How does Christian pacifism work? [Questioning faith #15]

Ted Grimsrud—January 29, 2023

My definition of pacifism starts with the conviction that no belief or commitment or loyalty matters more than loving all others. It follows from such a conviction that participating in or preparing for or supporting warfare would never be acceptable. A key element, then, of this kind of conviction is that it requires a break from the widely held assumption that we should allow our nation to decide for us when war is okay. This assumption I call the “blank check”—the willingness (generally simply assumed more than self-consciously chosen) to do what our nation calls upon us to do, to give it—in effect—a blank check.

I have studied the responses American citizens had to their nation’s all-in call for fighting World War II. Only a tiny handful refused to take up arms, and I would say that almost universally those “conscientious objectors” shared a sense of loyalty to some higher moral conviction than accepting the blank check—and those who weren’t COs did not share that loyalty. Those who went to war did accept that their highest loyalty was owed to their nation.

If I add the modifier “Christian” to the term pacifism, the basic definition remains the same, but it adds the source of the conviction about the centrality of love. “Christian pacifism,” I would say, is the conviction that loving others is our never to be subordinated moral commitment, and this is due to the message of Jesus. Christians who aspire to have love be their central moral conviction (that is, “Christian pacifists”) look especially to Jesus’s teaching that love of God and neighbor is the heart of God’s will for human beings.

Why self-consciousness about pacifism matters

The two main inter-related reasons for why it is so important actually to understand Christian pacifism are: (1) in the long history of Christianity, hardly any Christian groups have in fact been committed to pacifism despite it being so central to Jesus’s message and (2) in the long history of human civilization hardly any Christians seem to have seriously questioned the validity of giving the state a blank check when it comes to warfare despite war being so obviously a violation of Jesus’s core message.

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Is Christian theology war theology? [Question faith #14]

Ted Grimsrud—January 9, 2023

The kind of theology I believe in is what I call “peace theology.” By “peace theology” I mean the conviction that love of God and of all neighbors are the center of faith. No other conviction or commitment is as important as love. As a result of this conviction, violence, warfare, injustice, and domination are all rejected as acceptable behaviors—that is, I believe we are called to a pacifistic way of life. One of the main emphases of peace theology is to seek to understand all of our key convictions in light of this core conviction of love.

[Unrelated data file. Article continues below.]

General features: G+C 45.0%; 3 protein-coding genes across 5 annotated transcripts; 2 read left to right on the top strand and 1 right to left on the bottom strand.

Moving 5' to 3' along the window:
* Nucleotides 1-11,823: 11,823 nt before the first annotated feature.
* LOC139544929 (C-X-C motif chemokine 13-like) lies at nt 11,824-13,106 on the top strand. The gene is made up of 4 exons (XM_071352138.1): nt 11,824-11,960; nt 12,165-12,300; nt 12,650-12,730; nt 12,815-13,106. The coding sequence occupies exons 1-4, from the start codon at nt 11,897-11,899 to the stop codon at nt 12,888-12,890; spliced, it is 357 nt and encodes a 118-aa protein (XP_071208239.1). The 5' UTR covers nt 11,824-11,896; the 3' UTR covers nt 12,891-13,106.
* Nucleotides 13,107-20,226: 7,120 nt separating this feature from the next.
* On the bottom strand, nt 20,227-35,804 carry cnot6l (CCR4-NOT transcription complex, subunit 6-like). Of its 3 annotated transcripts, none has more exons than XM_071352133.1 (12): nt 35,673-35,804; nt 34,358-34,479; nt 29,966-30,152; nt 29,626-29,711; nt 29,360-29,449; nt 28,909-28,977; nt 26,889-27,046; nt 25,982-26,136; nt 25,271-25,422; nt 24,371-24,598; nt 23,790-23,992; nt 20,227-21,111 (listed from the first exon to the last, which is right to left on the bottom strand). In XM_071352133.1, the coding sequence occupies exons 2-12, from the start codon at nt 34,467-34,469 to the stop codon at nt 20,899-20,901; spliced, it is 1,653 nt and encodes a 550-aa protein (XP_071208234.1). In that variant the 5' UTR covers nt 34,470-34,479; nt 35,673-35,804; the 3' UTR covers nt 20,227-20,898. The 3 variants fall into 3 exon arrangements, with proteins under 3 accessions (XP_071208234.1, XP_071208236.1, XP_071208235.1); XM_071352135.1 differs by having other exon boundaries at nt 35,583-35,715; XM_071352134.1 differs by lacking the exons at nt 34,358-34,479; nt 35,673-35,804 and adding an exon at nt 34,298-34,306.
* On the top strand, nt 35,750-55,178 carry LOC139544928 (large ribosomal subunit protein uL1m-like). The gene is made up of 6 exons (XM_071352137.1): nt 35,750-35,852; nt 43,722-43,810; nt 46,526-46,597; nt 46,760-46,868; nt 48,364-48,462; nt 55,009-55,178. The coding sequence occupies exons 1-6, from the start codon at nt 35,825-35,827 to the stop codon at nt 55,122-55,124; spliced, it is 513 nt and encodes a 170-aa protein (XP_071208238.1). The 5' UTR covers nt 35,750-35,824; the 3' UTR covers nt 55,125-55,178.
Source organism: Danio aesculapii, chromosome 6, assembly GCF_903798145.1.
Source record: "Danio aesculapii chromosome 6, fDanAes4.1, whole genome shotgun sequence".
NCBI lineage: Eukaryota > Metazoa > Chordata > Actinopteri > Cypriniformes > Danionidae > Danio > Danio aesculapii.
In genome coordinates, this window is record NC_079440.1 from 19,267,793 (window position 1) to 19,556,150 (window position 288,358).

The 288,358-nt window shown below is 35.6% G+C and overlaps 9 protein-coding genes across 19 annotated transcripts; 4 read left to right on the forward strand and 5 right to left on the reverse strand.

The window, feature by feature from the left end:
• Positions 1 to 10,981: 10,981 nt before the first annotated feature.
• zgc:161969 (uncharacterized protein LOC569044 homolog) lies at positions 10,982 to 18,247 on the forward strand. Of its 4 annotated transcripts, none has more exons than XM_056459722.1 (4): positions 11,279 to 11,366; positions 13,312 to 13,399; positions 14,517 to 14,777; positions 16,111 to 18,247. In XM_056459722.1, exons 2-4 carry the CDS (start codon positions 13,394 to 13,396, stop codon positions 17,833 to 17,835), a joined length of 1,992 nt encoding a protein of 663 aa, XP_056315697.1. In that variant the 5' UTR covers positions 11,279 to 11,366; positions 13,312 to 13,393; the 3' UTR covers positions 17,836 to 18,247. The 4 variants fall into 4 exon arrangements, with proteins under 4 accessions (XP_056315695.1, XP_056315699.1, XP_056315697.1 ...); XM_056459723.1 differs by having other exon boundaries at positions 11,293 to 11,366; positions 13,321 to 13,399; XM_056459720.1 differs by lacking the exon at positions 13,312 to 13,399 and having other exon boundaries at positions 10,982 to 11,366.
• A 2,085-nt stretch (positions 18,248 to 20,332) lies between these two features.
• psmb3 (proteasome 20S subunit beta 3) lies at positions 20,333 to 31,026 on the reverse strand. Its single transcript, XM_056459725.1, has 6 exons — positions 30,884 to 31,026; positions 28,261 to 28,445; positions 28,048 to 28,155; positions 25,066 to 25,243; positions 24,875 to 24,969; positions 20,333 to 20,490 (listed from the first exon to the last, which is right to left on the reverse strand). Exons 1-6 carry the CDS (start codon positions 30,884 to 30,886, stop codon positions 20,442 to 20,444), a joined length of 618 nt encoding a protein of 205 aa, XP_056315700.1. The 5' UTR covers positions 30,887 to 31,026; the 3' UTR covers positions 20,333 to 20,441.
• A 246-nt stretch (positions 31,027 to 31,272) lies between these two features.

I also recognize that the Christian tradition has not affirmed peace theology. The vast majority of Christian teaching and Christian practice has found war and other forms of violence to be acceptable for most of its history. However, I believe that peace theology is the original Christian theology—it follows directly from the life and teaching of Jesus. So, for me, one of the key questions that arises in relation to Christianity is: Why did things change (see my earlier blog post, “Why did Christianity move so far away from the message of Jesus?”)?

The social context for thinking about peace theology

The question that just now has intrigued me is this: In recognizing that Christian theology (defined here in terms of what most Christians believe) is no longer peace theology, does that mean that Christian theology is “war theology”? In this post, I want to reflect on that question. I will start with an assumption that not everyone will share. I suspect it is impossible to be neutral about war in our current world, at least in the United States. That is, the momentum in our society it towards war. Public spending, policy decisions, and the message of popular culture all are prowar, pro-preparation for war, pro-military response to conflicts. Peace theologian Walter Wink used the term “myth of redemptive violence” to describe the general disposition of American culture (and most other cultures). Americans believe that violence works to solve problems, that often it is the only thing that works. So, we are drawn to orient ourselves toward violence and warfare. Another coined term fits in describing our general disposition in the US: “warism.” By “warism” I have in mind the belief in war, a belief that leads to the acceptance of making preparation for war-making the most important focus of our society (as measured, say, by public expenditures).

In a warist world that is shaped by the myth of redemptive violence, theological neutrality is impossible. To say nothing and to ignore the dominant mythology in our society is actually to offer implicit support and affirmation. To say nothing also seems to be blind to the ways that warism shapes everything about how we perceive the world—including our theology. I tend to think we either self-consciously notice and oppose warism or we, at least implicitly, affirm it. We can’t avoid it.

Continue reading “Is Christian theology war theology? [Question faith #14]”